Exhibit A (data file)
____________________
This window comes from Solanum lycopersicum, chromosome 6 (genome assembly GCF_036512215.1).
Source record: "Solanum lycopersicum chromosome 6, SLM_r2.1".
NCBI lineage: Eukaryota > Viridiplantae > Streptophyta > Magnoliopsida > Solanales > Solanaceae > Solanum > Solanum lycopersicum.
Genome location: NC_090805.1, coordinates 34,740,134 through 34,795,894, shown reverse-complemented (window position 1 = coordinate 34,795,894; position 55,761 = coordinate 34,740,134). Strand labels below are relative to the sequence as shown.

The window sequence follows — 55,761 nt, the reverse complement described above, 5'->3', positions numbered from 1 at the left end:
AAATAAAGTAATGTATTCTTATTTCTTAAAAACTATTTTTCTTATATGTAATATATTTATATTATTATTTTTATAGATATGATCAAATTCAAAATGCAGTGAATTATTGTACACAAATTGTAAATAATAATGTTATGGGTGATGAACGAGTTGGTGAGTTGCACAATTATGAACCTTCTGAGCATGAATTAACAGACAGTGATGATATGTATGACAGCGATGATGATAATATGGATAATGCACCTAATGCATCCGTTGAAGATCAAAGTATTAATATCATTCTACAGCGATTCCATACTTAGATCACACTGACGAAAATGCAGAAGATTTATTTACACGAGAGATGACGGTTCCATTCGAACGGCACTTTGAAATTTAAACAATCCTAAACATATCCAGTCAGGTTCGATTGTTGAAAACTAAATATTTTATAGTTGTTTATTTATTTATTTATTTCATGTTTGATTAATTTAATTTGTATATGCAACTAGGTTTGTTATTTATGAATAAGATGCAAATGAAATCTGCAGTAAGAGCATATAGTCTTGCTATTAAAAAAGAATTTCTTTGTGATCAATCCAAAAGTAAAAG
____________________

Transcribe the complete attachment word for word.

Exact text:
This window comes from Solanum lycopersicum, chromosome 6 (genome assembly GCF_036512215.1).
Source record: "Solanum lycopersicum chromosome 6, SLM_r2.1".
NCBI lineage: Eukaryota > Viridiplantae > Streptophyta > Magnoliopsida > Solanales > Solanaceae > Solanum > Solanum lycopersicum.
Genome location: NC_090805.1, coordinates 34,740,134 through 34,795,894, shown reverse-complemented (window position 1 = coordinate 34,795,894; position 55,761 = coordinate 34,740,134). Strand labels below are relative to the sequence as shown.

The window sequence follows — 55,761 nt, the reverse complement described above, 5'->3', positions numbered from 1 at the left end:
AAATAAAGTAATGTATTCTTATTTCTTAAAAACTATTTTTCTTATATGTAATATATTTATATTATTATTTTTATAGATATGATCAAATTCAAAATGCAGTGAATTATTGTACACAAATTGTAAATAATAATGTTATGGGTGATGAACGAGTTGGTGAGTTGCACAATTATGAACCTTCTGAGCATGAATTAACAGACAGTGATGATATGTATGACAGCGATGATGATAATATGGATAATGCACCTAATGCATCCGTTGAAGATCAAAGTATTAATATCATTCTACAGCGATTCCATACTTAGATCACACTGACGAAAATGCAGAAGATTTATTTACACGAGAGATGACGGTTCCATTCGAACGGCACTTTGAAATTTAAACAATCCTAAACATATCCAGTCAGGTTCGATTGTTGAAAACTAAATATTTTATAGTTGTTTATTTATTTATTTATTTCATGTTTGATTAATTTAATTTGTATATGCAACTAGGTTTGTTATTTATGAATAAGATGCAAATGAAATCTGCAGTAAGAGCATATAGTCTTGCTATTAAAAAAGAATTTCTTTGTGATCAATCCAAAAGTAAAAG